The main point here is to look at context, use a variety of sources critically, properly catechise the people on the historical roots of Byzantine liturgy, and make liturgy truly prayer of mind and heart for everybody--not just experts or liturgical connoisseurs.

I have heard the sacral English used many times, and I continue to find it more dignified and beatiful than more contemporary English. Since it is our goal to express beauty in worship, I have no problem with its continued use. My understanding in regards to the Antiochians is that the sacral English translations are not the works of committees, liturgical scholars or specialists; but were in many ways driven from the bottom up. It was a lay woman IIRC for instance that was responsible for translating portions of the prayer book from Arabic in to English.

It seems to me people proclaiming the need to modernize the texts and make them accessible (though I have no problem understanding what is said in a liturgy using sacral English) are in fact what you describe as the "elites" - i.e. the liturgical specialists and academics.

It also seems the Eastern paradigm is to give weight to tradition, and not innovation and modernization.

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My understanding in regards to the Antiochians is that the sacral English translations are not the works of committees, liturgical scholars or specialists; but were in many ways driven from the bottom up. It was a lay woman IIRC for instance that was responsible for translating portions of the prayer book from Arabic in to English.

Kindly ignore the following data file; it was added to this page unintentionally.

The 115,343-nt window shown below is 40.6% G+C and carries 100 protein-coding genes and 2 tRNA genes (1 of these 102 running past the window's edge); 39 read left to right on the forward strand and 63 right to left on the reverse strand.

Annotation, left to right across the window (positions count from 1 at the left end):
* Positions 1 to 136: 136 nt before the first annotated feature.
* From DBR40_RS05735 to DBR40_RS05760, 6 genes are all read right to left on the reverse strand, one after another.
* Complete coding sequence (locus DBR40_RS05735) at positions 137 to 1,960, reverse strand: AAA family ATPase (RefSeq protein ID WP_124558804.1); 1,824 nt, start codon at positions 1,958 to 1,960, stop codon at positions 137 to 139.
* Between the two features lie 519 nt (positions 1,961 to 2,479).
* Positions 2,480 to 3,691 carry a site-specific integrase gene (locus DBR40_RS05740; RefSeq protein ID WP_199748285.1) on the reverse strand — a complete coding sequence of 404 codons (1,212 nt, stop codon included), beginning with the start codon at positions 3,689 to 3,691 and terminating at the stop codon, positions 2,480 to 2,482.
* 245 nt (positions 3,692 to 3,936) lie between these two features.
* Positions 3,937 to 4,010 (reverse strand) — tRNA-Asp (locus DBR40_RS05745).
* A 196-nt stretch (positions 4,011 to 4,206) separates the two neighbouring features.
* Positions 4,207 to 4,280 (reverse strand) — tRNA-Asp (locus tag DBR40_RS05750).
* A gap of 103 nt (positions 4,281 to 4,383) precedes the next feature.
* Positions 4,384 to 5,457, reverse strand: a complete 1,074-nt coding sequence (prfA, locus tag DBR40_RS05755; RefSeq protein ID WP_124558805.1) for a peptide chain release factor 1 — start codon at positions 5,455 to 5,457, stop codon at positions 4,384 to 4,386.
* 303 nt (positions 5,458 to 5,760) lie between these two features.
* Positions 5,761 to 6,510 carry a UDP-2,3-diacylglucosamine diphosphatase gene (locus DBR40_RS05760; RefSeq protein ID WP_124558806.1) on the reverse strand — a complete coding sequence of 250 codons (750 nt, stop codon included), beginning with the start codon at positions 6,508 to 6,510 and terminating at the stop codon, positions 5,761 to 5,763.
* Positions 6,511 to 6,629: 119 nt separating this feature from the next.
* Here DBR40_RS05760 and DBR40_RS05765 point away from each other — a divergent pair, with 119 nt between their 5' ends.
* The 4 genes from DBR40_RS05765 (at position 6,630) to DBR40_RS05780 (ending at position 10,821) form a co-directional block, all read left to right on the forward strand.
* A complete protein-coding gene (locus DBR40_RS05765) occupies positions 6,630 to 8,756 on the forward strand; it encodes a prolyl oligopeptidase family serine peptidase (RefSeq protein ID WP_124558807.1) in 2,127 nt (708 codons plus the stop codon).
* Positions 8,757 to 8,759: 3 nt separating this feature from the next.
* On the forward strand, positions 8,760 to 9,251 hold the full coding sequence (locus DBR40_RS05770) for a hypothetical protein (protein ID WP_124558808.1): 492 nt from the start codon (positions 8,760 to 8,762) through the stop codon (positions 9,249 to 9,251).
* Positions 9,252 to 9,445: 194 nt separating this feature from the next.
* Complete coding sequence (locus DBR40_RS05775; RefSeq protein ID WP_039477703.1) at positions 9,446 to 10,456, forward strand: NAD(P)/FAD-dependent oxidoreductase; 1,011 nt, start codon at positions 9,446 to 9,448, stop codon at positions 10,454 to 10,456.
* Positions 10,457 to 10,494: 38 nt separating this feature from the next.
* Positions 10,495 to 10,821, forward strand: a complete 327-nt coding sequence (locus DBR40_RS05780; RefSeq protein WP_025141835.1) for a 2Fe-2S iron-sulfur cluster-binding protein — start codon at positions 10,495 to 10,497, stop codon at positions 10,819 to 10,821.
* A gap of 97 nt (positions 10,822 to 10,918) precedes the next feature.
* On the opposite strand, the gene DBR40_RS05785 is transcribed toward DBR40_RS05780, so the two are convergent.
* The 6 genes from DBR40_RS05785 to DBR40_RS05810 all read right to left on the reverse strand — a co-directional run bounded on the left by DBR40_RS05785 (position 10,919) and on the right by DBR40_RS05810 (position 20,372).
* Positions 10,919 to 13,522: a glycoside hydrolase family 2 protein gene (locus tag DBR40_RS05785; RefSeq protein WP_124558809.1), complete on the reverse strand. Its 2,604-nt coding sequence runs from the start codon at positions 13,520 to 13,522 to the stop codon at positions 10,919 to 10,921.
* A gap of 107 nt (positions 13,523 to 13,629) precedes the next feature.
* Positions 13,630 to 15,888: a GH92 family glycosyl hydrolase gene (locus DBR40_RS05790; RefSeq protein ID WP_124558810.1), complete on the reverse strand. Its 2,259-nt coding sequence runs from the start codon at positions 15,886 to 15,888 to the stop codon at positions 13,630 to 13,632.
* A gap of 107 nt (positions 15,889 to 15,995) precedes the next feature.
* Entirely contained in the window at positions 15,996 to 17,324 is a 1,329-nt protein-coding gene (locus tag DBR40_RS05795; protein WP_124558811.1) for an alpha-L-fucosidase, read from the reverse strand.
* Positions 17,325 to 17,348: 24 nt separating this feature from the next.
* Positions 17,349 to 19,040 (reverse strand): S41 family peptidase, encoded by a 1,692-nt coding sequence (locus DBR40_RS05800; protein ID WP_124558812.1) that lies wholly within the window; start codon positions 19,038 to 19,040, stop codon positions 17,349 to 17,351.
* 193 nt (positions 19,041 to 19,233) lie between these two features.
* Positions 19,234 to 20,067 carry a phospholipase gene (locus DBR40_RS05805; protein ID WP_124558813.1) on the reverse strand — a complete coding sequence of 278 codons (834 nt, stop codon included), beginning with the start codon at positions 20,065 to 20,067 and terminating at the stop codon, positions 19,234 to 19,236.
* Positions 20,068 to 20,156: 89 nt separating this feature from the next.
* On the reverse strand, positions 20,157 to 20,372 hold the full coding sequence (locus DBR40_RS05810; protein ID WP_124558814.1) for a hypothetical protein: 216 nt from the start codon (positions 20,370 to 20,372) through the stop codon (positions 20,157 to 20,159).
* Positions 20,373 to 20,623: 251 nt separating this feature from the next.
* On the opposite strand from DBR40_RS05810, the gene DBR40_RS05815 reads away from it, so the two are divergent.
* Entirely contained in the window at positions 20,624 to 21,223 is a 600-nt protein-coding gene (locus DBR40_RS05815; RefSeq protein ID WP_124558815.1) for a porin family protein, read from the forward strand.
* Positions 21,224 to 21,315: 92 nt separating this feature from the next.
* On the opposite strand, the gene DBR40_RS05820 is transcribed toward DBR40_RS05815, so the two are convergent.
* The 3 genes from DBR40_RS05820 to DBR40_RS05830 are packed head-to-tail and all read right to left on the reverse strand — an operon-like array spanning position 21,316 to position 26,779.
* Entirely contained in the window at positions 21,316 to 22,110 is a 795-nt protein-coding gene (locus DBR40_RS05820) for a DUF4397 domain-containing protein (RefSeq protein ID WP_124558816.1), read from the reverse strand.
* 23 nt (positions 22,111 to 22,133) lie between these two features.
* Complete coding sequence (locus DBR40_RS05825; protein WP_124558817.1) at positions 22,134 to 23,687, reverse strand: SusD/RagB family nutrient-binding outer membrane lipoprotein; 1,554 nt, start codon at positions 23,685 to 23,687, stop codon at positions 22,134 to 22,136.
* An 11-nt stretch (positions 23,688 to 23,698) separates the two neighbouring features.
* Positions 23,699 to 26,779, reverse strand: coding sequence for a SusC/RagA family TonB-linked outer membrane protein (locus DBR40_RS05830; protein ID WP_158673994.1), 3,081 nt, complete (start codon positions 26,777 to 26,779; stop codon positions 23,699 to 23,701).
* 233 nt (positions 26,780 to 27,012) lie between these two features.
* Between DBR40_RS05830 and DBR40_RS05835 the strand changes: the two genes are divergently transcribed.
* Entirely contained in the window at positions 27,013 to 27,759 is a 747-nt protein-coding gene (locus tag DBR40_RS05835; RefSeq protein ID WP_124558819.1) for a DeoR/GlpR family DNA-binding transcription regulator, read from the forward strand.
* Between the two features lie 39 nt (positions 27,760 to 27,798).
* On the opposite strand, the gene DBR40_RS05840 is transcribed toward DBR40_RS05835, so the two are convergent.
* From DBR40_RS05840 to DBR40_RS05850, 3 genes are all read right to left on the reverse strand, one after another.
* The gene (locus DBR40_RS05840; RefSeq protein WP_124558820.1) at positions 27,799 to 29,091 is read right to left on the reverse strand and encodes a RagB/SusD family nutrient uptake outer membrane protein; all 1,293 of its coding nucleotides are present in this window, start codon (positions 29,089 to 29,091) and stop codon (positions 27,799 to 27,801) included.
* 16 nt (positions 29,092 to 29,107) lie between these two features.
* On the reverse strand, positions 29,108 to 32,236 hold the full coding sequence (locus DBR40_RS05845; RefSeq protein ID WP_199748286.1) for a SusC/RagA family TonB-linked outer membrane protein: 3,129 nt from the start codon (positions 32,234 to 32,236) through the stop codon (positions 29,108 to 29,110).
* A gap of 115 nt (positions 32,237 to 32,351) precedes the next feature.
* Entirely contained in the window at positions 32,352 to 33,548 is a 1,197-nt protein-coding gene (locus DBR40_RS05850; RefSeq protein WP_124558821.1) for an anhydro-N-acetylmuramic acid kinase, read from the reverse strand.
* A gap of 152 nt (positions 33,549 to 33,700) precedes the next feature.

As someone very involved in this discussion while an Antiochian priest, I can assure that IN NO way was the move towards Sacral English "From the bottom up." IN fact, the AEOM had its own translation when they converted. This was modern English. We used modern language translations for years. Then, all of a sudden, the word from above came down. Metropolitan Philip decided to do away with all non-hieratic English and imposed (I do mean this word in the strongest possible sense) this language on the Churches. As someone who had been praying modern English services, I can testify to the angst and anquish this "from the top down" language change created among the people. Everything changed -- from the way we said the Trisagion Prayers to the way we sang the Liturgy. And the change was enacted IMMEDIATELY.

I should also note that the new language (i.e., the hieratic English) we used was completely done by scholars, most of whom were not Orthodox. For example, Hapgoods' translation depended on Protestant scholars. And the same can be said of the "5-pounder" still used in Antiochian churches (i.e., Nassar). The Liturgikon used by priests was the work of one man, Fr (now Bishop) Basil Essey.

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The Antiochian texts in use existed long before the formation of the AEOM; the work of Ms. Hapgood, Fr. Nassar and others.

I guess you can see what mandated changes do to people though.

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Originally Posted by Robert Horvath
The true gist of this conversation is that Eastern Christians don't like people, especially bishops or committees, messing with our liturgy--and how in the Hades did we not learn from the Latins?
Tradition is the memory of the past. Our ways and manners and even our way of chanting is tradition. Tradition has been circulating in our blood for centuries and today it is more meaningful and more "modern" than anything we can call "modern." Let us remember what happened to our sister, the Roman Church. By surrendering its tradition she harvested chaos and disappointment.
Kyr Joseph Archbishop Raya

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Originally Posted by AMM
I have heard the sacral English used many times, and I continue to find it more dignified and beatiful than more contemporary English. Since it is our goal to express beauty in worship, I have no problem with its continued use.